This card carries weight in the hobby for its association with the home run race of 1961 between Roger Maris and Mickey Mantle. Maris won with 61 home runs to beat Babe Ruth’s record of 60 in a single season. It was a milestone event that will live on forever in the history books. This particular example of the 1961 Topps Roger Maris, however, died long ago.
So the fact that I have it means it still lives but that gnarled gash in the lower right quadrant is a grave digger. I picked up this Maris in a $1 box but I don’t remember with certainty from where. I suppose that’s a trivial piece of information. For $1, I’ll pick up a 1961 Topps Roger Maris in any condition all day long. It’s not a respectable copy but I like it. It’s the tears, the gash, the ripples, the stains and various marks that make this card so incredibly unique. The stories this card could tell if it had vocals could make even the most mature of adults sit around in a circle indian style. We sit and stare enamored and engaged. We cannot look away. It has us with each passing moment. Everywhere we take our eyes is another interesting chapter to the story. This is what makes this stuff worthwhile. This is what collections are made of.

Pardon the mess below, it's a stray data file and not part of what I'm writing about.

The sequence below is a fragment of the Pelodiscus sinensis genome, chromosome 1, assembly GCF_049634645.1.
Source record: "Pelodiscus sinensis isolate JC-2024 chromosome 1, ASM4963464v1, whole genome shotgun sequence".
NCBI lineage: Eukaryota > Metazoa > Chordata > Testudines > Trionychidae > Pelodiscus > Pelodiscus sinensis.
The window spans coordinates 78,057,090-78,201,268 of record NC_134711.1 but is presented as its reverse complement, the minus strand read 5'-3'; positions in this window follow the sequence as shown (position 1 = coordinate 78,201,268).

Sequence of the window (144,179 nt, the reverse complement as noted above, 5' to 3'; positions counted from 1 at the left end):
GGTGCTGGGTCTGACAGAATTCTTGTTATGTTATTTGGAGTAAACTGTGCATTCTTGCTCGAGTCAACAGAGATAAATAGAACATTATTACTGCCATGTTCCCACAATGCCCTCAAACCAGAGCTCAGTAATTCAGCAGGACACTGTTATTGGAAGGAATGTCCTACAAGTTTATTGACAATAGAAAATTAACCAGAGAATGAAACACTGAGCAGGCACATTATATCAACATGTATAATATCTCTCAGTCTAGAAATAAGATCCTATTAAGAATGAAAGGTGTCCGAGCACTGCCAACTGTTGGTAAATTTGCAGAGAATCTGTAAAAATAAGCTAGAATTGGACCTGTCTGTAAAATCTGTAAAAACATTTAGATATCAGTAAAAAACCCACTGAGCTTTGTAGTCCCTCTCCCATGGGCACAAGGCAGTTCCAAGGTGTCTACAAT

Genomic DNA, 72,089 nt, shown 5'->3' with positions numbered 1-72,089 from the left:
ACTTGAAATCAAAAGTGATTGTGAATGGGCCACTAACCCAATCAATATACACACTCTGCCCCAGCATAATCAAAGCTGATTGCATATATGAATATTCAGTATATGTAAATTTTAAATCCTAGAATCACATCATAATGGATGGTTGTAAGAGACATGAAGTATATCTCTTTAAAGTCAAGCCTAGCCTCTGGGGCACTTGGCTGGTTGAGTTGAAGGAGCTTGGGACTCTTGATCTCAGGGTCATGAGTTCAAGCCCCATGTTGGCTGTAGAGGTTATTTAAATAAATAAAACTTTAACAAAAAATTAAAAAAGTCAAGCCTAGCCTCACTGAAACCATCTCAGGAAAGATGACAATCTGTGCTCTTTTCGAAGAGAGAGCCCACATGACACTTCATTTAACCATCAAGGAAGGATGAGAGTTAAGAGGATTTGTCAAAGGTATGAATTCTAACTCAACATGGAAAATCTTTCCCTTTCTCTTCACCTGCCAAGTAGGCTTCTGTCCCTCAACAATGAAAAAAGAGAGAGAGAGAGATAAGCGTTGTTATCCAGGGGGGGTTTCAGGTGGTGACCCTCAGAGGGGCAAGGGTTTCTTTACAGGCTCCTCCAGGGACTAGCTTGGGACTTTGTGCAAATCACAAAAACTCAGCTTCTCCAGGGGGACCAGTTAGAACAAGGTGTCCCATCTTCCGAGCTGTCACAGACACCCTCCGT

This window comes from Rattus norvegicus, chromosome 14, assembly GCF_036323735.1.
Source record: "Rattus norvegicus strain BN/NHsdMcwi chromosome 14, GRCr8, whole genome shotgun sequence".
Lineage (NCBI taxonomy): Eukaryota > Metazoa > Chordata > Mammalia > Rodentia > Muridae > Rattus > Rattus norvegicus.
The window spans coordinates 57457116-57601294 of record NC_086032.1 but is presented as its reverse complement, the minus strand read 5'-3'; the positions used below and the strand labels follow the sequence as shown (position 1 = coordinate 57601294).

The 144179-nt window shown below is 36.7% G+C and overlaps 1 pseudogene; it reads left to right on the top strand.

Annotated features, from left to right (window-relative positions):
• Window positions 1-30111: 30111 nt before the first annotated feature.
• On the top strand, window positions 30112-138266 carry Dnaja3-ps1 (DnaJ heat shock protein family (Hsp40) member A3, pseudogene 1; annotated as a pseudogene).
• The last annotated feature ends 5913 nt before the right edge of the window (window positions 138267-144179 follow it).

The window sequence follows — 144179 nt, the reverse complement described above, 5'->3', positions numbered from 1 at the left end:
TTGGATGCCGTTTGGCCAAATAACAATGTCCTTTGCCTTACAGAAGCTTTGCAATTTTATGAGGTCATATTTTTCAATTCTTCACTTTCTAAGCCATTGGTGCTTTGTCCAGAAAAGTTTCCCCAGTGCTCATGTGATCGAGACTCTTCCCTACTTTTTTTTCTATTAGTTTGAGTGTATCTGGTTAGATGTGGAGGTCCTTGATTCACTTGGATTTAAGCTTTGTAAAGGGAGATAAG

The 1961 Topps Baseball set has always been a favorite of mine. I really like the photography. Some cards even showcase paintings of the players. It’s an interesting set from the design and collation perspective. With the colors of the name plate and an almost immediate reminisce of early 1960s pop-culture, I’m taken back to a time when the Twilight Zone was in its prime and Marvel Comics was about to unleash its most important characters. It’s an endearing mental state and a key reason why I love the 1961 Topps Baseball set so much.
Can you think of another historical moment from the early 1960s?
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